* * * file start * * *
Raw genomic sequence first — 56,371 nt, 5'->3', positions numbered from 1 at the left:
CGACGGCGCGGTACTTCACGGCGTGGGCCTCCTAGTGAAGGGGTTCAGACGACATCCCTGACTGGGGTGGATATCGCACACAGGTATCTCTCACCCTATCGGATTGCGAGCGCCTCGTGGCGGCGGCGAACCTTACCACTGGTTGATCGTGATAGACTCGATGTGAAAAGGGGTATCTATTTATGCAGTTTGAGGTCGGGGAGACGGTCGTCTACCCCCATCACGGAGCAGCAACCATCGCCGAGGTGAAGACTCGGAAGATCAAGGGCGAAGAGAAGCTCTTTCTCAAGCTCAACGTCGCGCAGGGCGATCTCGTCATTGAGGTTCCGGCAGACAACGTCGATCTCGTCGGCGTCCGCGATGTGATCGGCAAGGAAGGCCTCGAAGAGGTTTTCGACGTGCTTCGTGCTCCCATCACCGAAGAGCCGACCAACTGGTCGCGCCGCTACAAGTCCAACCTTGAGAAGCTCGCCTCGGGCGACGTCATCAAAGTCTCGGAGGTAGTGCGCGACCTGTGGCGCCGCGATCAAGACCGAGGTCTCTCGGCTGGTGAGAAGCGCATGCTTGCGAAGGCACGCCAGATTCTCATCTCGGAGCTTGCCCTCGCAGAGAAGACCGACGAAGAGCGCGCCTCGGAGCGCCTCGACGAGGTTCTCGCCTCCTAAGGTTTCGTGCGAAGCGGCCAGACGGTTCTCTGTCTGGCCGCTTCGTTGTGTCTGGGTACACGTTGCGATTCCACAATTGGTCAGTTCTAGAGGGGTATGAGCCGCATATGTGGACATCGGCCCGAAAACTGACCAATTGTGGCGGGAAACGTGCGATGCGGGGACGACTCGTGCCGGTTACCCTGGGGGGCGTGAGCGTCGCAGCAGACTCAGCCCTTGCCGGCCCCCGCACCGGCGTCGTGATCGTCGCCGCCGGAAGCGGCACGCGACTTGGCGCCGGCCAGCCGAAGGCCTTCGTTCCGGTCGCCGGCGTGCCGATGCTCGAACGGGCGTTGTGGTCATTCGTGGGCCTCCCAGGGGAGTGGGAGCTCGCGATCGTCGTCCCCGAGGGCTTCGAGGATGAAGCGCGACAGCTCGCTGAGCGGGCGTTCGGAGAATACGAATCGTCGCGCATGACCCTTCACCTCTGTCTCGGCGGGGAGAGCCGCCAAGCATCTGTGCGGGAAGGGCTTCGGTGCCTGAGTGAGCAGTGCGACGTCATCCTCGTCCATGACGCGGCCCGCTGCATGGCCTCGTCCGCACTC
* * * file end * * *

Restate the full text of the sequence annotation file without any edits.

Raw genomic sequence first — 56,371 nt, 5'->3', positions numbered from 1 at the left:
CGACGGCGCGGTACTTCACGGCGTGGGCCTCCTAGTGAAGGGGTTCAGACGACATCCCTGACTGGGGTGGATATCGCACACAGGTATCTCTCACCCTATCGGATTGCGAGCGCCTCGTGGCGGCGGCGAACCTTACCACTGGTTGATCGTGATAGACTCGATGTGAAAAGGGGTATCTATTTATGCAGTTTGAGGTCGGGGAGACGGTCGTCTACCCCCATCACGGAGCAGCAACCATCGCCGAGGTGAAGACTCGGAAGATCAAGGGCGAAGAGAAGCTCTTTCTCAAGCTCAACGTCGCGCAGGGCGATCTCGTCATTGAGGTTCCGGCAGACAACGTCGATCTCGTCGGCGTCCGCGATGTGATCGGCAAGGAAGGCCTCGAAGAGGTTTTCGACGTGCTTCGTGCTCCCATCACCGAAGAGCCGACCAACTGGTCGCGCCGCTACAAGTCCAACCTTGAGAAGCTCGCCTCGGGCGACGTCATCAAAGTCTCGGAGGTAGTGCGCGACCTGTGGCGCCGCGATCAAGACCGAGGTCTCTCGGCTGGTGAGAAGCGCATGCTTGCGAAGGCACGCCAGATTCTCATCTCGGAGCTTGCCCTCGCAGAGAAGACCGACGAAGAGCGCGCCTCGGAGCGCCTCGACGAGGTTCTCGCCTCCTAAGGTTTCGTGCGAAGCGGCCAGACGGTTCTCTGTCTGGCCGCTTCGTTGTGTCTGGGTACACGTTGCGATTCCACAATTGGTCAGTTCTAGAGGGGTATGAGCCGCATATGTGGACATCGGCCCGAAAACTGACCAATTGTGGCGGGAAACGTGCGATGCGGGGACGACTCGTGCCGGTTACCCTGGGGGGCGTGAGCGTCGCAGCAGACTCAGCCCTTGCCGGCCCCCGCACCGGCGTCGTGATCGTCGCCGCCGGAAGCGGCACGCGACTTGGCGCCGGCCAGCCGAAGGCCTTCGTTCCGGTCGCCGGCGTGCCGATGCTCGAACGGGCGTTGTGGTCATTCGTGGGCCTCCCAGGGGAGTGGGAGCTCGCGATCGTCGTCCCCGAGGGCTTCGAGGATGAAGCGCGACAGCTCGCTGAGCGGGCGTTCGGAGAATACGAATCGTCGCGCATGACCCTTCACCTCTGTCTCGGCGGGGAGAGCCGCCAAGCATCTGTGCGGGAAGGGCTTCGGTGCCTGAGTGAGCAGTGCGACGTCATCCTCGTCCATGACGCGGCCCGCTGCATGGCCTCGTCCGCACTC